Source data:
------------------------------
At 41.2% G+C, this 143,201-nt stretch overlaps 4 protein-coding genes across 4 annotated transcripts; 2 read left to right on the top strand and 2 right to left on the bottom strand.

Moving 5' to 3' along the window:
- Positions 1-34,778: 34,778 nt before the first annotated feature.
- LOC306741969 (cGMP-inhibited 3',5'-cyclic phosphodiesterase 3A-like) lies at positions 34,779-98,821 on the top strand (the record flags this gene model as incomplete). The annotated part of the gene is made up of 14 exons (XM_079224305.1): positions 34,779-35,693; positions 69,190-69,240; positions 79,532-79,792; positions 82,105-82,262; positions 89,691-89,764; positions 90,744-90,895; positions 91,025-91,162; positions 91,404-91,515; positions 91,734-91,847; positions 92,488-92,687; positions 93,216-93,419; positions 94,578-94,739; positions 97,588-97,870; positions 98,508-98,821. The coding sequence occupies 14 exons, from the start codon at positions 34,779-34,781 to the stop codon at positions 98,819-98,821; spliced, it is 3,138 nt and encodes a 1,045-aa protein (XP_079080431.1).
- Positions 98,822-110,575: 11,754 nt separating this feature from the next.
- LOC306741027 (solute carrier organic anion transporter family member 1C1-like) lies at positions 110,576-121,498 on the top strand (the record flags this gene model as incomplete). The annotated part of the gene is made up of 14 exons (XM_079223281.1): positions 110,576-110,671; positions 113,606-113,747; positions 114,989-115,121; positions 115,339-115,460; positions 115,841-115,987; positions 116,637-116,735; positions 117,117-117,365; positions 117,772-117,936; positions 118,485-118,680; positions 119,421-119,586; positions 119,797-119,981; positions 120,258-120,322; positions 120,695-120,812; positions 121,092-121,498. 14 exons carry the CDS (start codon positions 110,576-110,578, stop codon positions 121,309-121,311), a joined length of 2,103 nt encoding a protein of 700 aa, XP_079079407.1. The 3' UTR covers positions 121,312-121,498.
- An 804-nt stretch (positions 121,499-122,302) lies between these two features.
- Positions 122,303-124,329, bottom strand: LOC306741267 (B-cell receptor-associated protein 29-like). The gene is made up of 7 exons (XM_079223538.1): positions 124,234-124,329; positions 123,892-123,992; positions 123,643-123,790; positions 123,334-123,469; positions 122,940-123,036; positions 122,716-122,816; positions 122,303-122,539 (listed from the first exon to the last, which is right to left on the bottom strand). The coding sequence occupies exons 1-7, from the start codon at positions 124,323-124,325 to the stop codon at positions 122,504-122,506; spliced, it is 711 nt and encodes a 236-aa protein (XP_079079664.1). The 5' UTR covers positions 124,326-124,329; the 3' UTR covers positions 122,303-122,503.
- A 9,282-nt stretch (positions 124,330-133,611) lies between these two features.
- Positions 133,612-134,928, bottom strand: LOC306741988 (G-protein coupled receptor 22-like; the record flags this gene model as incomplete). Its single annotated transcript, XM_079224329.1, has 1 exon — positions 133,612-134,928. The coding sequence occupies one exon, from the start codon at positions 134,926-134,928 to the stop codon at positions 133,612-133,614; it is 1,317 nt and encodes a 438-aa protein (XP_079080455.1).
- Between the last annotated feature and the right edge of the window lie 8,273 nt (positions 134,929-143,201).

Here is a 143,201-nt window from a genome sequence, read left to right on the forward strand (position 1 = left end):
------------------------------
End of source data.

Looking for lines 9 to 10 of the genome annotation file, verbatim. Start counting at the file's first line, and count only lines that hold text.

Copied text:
- A 9,282-nt stretch (positions 124,330-133,611) lies between these two features.
- Positions 133,612-134,928, bottom strand: LOC306741988 (G-protein coupled receptor 22-like; the record flags this gene model as incomplete). Its single annotated transcript, XM_079224329.1, has 1 exon — positions 133,612-134,928. The coding sequence occupies one exon, from the start codon at positions 134,926-134,928 to the stop codon at positions 133,612-133,614; it is 1,317 nt and encodes a 438-aa protein (XP_079080455.1).